This Horrifying Goblin Shark Washed Ashore & Its Toothy Face Will Haunt Your Nightmares
How do you feel about sharks? They're fascinating, majestic and impressive creatures, all in all, so it makes sense that so many people seem to gravitate towards them with such keen interest. Hell, one television channel even props up a whole week's worth of programming around them, though they're always getting in trouble for seeking sensationalist, fallacious angles. Which is an especially bad thing to do when you've got so much genuine weird shark content out there, like this: there's a terrifying photo of a dead goblin shark making the rounds today, and it's every bit as starling as you'd expect.
I readily confess that I'm easily disturbed by some of nature's more... macabre looking creatures, let's say. And there are few ghastlier sights than that of the goblin shark (scientific name Mitsukurina owstoni), a deep-sea relic of the distant past. Basically, when you look at a goblin shark, you're effectively looking back through evolutionary history — they're often referred to as living fossils, thanks to their carrying on of a species well over 100 million years old. Thanks to the incredibly deep waters they swim in, the goblin shark family has been largely gone untouched and unaffected through that time, which is perhaps why they looks so damn out of step with all of their undersea brethren.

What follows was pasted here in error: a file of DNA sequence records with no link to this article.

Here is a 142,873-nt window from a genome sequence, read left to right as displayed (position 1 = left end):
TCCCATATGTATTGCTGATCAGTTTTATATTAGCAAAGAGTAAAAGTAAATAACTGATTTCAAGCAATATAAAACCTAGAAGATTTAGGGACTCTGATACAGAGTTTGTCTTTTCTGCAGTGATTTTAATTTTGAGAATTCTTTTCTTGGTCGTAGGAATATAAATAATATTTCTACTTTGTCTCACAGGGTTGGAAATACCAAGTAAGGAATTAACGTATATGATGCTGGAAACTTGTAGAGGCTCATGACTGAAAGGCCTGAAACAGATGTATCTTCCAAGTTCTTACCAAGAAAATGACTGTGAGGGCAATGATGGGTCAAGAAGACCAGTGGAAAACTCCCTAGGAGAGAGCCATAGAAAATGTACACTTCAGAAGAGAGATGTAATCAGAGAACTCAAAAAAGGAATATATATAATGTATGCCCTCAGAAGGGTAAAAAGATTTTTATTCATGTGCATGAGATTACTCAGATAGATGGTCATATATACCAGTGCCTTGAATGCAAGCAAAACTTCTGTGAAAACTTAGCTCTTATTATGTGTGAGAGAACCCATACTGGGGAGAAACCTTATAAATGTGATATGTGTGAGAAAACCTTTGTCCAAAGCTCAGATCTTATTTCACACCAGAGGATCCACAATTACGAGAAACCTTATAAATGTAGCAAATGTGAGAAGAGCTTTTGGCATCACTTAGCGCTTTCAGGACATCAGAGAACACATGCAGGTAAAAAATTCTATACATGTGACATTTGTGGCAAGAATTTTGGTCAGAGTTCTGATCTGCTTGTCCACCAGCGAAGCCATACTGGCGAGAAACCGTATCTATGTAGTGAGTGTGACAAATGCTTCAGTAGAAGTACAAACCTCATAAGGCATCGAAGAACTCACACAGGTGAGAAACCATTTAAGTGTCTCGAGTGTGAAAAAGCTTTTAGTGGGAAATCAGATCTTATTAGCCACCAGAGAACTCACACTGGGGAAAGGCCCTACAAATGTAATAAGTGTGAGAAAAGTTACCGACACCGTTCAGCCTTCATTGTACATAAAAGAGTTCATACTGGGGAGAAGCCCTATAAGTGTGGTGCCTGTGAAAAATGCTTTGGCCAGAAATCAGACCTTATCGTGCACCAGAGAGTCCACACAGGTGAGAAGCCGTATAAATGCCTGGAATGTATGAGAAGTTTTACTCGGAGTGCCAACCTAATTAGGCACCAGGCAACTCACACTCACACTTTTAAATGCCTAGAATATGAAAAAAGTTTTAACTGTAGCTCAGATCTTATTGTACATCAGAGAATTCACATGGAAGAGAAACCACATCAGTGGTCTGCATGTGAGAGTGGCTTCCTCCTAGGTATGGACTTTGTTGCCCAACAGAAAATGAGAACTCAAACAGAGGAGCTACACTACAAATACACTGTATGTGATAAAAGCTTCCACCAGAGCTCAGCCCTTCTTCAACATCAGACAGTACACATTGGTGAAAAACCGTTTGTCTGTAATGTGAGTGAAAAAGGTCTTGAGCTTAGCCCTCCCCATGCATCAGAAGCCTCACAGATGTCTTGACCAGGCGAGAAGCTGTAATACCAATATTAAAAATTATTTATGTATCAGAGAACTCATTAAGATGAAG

The startling sight was discovered off the coast of Australia, when fisherman discovered the dead shark while reeling in a haul of crawfish. It was first reported by Merimbula News Weekly, so all due credit to them — otherwise, who knows if we would have gotten to see this weird creature in the flesh. And if there work is any indication, no matter what angle you try to snap a photo of this thing, it still sends a little chill through you. If all sharks looked like this, I can only begin to wonder whether they would've become such prevalent, in-vogue animals in our media and popular culture as they are today.
At risky of betraying my geekiness on this, there's something really special and unique about being able to look at a creature like this, even just a photo on a shark who's already dead. It's rare that a species has proven so durable and isolated that we get to see this kind of evolutionary throwback, especially as more and more animals are dying and becoming extinct. I can only hope the same fate never befalls the noble goblin shark, even if his head reminds me of the Alec Baldwin monster from Beetlejuice.
Images: Warner Bros